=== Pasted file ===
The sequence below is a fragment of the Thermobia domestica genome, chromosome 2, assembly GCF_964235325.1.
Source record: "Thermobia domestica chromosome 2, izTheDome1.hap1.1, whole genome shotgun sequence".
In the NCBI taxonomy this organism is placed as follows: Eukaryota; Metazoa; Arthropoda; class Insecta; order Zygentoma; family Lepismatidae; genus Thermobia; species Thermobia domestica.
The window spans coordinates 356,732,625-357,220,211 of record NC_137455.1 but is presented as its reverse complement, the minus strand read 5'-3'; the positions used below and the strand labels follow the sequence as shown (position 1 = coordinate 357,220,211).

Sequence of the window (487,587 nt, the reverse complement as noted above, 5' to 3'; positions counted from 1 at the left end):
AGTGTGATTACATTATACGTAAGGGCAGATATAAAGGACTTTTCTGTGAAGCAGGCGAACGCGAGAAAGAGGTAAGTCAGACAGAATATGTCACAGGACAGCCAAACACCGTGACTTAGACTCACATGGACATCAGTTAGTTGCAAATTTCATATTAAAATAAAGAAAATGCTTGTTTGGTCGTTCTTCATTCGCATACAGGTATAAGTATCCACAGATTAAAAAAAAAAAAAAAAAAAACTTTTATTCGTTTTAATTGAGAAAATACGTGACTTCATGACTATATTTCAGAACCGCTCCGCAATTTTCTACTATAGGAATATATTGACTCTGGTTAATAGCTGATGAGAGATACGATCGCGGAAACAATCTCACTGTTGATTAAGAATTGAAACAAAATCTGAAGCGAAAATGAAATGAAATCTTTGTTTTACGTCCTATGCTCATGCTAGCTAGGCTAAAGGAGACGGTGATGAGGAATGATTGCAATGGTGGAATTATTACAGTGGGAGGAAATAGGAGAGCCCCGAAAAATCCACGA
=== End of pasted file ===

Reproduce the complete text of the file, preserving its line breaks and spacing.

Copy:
The sequence below is a fragment of the Thermobia domestica genome, chromosome 2, assembly GCF_964235325.1.
Source record: "Thermobia domestica chromosome 2, izTheDome1.hap1.1, whole genome shotgun sequence".
In the NCBI taxonomy this organism is placed as follows: Eukaryota; Metazoa; Arthropoda; class Insecta; order Zygentoma; family Lepismatidae; genus Thermobia; species Thermobia domestica.
The window spans coordinates 356,732,625-357,220,211 of record NC_137455.1 but is presented as its reverse complement, the minus strand read 5'-3'; the positions used below and the strand labels follow the sequence as shown (position 1 = coordinate 357,220,211).

Sequence of the window (487,587 nt, the reverse complement as noted above, 5' to 3'; positions counted from 1 at the left end):
AGTGTGATTACATTATACGTAAGGGCAGATATAAAGGACTTTTCTGTGAAGCAGGCGAACGCGAGAAAGAGGTAAGTCAGACAGAATATGTCACAGGACAGCCAAACACCGTGACTTAGACTCACATGGACATCAGTTAGTTGCAAATTTCATATTAAAATAAAGAAAATGCTTGTTTGGTCGTTCTTCATTCGCATACAGGTATAAGTATCCACAGATTAAAAAAAAAAAAAAAAAAAACTTTTATTCGTTTTAATTGAGAAAATACGTGACTTCATGACTATATTTCAGAACCGCTCCGCAATTTTCTACTATAGGAATATATTGACTCTGGTTAATAGCTGATGAGAGATACGATCGCGGAAACAATCTCACTGTTGATTAAGAATTGAAACAAAATCTGAAGCGAAAATGAAATGAAATCTTTGTTTTACGTCCTATGCTCATGCTAGCTAGGCTAAAGGAGACGGTGATGAGGAATGATTGCAATGGTGGAATTATTACAGTGGGAGGAAATAGGAGAGCCCCGAAAAATCCACGA